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We launched at Gardner's Basin in Atlantic City about 8:30 am and the race started promptly at 9 with our first swimmer taking off before we could even see him. In a few short minutes however, we caught up to him and were given more specific directions by our team support boat, which also sidelined the course thru the entire duration. The water looked relatively calm in the Intercoastal Waterway and the overcast sky conditions kept the heat at a comfortable level. After a short while, our swim team took the lead.
After paddling out of the basin, we headed west into the Absecon Channel and under the Brigantine Bridge, passing Trump Marina Hotel/Casino, Harrah's Marina and a few nesting osprey. We then quickly headed south into the canal and under the Rt 30 bridge where the houses along the waterway had banners welcoming the swimmers and early morning spectators cheering them on. After more people were starting to wake up and after passing under the rail line, AC Expressway and Rt 40, the level of energy along the shore seemed to increase. People were partying on their decks in Chelsea and Ventnor Heights and at one point... a rather large and loud party of people were cheering and banging pots and pans while blasting the theme from Rocky from their stereo as our team passed! It was exciting.
As we paddled under the Dorset Ave Bridge, a nice crowd from the top cheered for the swimmers. After exiting the canal at Ventnor Heights, we headed south down the intracoastal waterway under the Margate Bridge and past the Pork Island Wildlife Management Area. After passing under the Longport Bridge, Eric and I anticipated the arrival at the Great Egg Harbor Inlet, wondering if conditions would be safe enough for our paddling skills to enter the Great Atlantic without capsizing. The paddle through the intracoastal was generally calm and I wondered if this was only the calm before the storm. As we approached the Longport inlet, the water got a bit more choppy but it seemed navigable. This was the point where us kayakers had to simply punch thru the rips taking the best possible course for us to stay upright and leaving the swimmer for a short time as he swam thru the mildly turbulent inlet without his kayakers beside him. Although I have navigated through the treacherous Manasquan Inlet before, it's always been in my sit on top.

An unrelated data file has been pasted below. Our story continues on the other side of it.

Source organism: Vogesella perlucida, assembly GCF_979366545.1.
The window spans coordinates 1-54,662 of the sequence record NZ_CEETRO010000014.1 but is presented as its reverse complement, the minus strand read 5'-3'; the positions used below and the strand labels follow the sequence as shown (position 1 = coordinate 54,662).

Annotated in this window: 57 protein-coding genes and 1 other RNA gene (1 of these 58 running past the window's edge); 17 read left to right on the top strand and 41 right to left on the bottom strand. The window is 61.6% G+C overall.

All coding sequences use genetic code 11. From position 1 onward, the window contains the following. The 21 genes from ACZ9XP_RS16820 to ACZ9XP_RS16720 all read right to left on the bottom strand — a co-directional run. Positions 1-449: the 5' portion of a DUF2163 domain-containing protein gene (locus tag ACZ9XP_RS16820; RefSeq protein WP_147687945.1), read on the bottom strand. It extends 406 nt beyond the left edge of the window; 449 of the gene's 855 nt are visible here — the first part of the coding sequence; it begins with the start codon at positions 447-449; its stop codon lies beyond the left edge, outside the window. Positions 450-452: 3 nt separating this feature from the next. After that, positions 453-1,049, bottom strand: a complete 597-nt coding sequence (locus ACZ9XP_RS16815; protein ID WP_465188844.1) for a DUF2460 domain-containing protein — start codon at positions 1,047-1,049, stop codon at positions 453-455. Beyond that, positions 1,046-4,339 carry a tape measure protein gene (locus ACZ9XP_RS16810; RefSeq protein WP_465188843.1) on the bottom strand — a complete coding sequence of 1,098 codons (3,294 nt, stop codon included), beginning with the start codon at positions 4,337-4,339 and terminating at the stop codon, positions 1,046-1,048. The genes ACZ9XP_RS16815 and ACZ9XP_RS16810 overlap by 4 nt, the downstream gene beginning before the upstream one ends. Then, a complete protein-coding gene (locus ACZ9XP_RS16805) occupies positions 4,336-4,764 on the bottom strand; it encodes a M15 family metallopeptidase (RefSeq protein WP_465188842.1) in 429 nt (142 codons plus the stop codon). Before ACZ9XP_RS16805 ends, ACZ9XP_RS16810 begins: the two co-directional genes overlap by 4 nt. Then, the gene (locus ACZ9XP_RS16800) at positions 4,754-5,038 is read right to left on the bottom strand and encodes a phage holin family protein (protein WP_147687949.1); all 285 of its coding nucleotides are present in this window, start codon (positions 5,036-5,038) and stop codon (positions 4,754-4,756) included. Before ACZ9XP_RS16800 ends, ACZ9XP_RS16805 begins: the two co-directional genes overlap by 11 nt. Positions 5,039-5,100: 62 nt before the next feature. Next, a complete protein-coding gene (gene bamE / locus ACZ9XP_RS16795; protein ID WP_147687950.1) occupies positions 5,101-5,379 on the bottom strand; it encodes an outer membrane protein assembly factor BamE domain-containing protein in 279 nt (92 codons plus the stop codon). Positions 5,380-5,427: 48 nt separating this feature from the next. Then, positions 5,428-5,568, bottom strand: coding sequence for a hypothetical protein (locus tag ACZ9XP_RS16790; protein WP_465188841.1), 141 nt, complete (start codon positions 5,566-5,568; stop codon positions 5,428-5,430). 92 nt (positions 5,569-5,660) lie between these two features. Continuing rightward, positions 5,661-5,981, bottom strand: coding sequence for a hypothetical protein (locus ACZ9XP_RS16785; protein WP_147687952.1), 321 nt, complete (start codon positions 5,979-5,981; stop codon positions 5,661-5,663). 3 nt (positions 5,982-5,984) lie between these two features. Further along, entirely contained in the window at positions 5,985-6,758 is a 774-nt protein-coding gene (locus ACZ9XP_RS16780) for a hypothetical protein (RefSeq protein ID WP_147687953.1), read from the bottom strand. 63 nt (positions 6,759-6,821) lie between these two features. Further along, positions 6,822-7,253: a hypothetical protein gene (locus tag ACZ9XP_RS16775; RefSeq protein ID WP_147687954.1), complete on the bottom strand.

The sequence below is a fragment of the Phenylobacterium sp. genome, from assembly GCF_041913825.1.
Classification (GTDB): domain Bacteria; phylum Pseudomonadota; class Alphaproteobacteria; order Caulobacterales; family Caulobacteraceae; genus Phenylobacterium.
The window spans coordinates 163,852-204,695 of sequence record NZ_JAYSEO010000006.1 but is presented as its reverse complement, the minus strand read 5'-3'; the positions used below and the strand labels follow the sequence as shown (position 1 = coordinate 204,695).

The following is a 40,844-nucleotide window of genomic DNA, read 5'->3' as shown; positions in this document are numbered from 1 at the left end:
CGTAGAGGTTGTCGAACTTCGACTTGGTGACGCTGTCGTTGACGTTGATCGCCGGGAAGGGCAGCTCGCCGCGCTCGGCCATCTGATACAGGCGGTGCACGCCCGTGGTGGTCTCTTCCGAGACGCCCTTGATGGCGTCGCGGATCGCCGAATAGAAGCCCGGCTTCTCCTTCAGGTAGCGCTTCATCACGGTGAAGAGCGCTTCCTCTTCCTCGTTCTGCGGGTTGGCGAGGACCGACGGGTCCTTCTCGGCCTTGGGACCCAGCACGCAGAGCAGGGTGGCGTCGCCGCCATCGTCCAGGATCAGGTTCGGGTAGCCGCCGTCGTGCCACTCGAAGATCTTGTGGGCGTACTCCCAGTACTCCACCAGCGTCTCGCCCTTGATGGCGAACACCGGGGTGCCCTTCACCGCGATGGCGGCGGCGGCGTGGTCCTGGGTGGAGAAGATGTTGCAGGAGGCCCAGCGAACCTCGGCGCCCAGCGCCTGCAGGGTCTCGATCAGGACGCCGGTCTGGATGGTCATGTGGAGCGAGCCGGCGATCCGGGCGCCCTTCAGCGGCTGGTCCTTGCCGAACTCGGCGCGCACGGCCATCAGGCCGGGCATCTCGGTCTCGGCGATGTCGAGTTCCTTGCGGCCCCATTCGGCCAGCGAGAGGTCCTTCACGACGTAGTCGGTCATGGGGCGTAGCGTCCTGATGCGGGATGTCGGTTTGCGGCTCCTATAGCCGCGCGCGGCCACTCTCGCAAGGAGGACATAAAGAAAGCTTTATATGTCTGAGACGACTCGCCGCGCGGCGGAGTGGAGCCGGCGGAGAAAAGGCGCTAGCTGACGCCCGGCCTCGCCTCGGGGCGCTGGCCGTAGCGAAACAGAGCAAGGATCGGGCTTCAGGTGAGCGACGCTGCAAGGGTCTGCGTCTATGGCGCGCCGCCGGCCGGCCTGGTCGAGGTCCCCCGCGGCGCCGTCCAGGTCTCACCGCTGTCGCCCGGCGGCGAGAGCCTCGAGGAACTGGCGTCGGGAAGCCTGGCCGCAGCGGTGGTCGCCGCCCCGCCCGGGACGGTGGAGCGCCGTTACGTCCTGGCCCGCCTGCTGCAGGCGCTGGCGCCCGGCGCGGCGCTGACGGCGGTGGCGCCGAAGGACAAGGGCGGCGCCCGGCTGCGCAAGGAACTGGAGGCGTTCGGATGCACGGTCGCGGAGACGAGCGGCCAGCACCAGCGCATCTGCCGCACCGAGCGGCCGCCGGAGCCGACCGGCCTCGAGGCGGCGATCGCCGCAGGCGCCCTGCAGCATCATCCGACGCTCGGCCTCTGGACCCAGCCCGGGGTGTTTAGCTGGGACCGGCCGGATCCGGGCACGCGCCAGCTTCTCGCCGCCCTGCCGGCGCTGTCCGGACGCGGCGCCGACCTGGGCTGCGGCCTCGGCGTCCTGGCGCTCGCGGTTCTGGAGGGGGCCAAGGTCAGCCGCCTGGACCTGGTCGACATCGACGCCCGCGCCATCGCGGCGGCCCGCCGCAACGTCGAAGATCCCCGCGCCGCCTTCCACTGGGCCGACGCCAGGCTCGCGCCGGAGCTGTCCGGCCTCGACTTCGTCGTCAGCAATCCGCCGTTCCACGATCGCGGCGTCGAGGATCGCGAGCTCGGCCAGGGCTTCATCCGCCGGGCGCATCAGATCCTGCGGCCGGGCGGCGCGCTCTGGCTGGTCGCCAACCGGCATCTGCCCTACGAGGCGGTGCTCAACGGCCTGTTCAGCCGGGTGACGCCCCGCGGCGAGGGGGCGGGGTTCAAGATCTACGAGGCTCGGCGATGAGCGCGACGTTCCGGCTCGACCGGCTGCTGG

Since this was my first inlet passage with my Perception Eclipse, the thought of a capsize and wet exit in my closed cockpit made the sight of the swells a little more intimidating (even though Bruce who is very familiar with the area reported the inlet conditions to be mild). I plowed through the first few 3 foot swells head on with no problems anticipating I had to soon make a sharp left after entering the Atlantic to get back on our Northward course up the coast. The swells continued and the last thing I wanted to do was turn my boat as to take any of these swells from the side. I continued to punch thru more swells. At one point...a 5-6 foot swell surged my brain with adrenaline as my boat punched thru it at a greater than 45 degree angle! My bow faced the sky with no water under it ...quickly crashing as the swell left me. A few more pretty large swells came and I found myself going farther out to sea to hit them head on..all the while wondering when I was going to have an opportunity to make my turn to get back on course! I finally reached an area past these waves to get back on track and catch my breath.
After paddling a few hundred yards back to our support boat and the swimmer. One by one, we all safely made it back to where we needed to be. The area of this trip I was most concerned about was now history in the Tao of Paddling. It felt good to be back on track and the ocean conditions were very favorable as far as current and chop. We had a nice paddle up the coast, paddling about 1/8 to 1/4 mile offshore. On our 8-mile trip up the coast, we passed the towns of Longport, Margate, Ventnor and then the large Casino Hotels, Ocean One Shopping Pier and the Steel Pier of Atlantic City. As we passed the Showboat Casino Hotel, the last one of the coastal AC skyline, I again wondered what paddling conditions would be like getting into the Absecon Channel Inlet with the swells behind us. It turned out to be no problem at all. With the favorable conditions, we all safely got back into the channel for the last leg of our paddle and the race. At this point...we only had to steer as the current guided us right in past more onlookers cheering from the jetties.
In addition to a great swim support paddle, our relay team swam to a first place victory! We paddled back in to Gardner's Basin to a cheering crowd on the docks at 5:15 pm. It was a great day in Atlantic City for The Garden State Masters relay swim team and us paddling members of Jersey Shore Sea Kayak Association. The swimmers gave us bottles of champagne to celebrate and were very appreciative of the support the members of our kayak club provided. It really was a great day for everyone.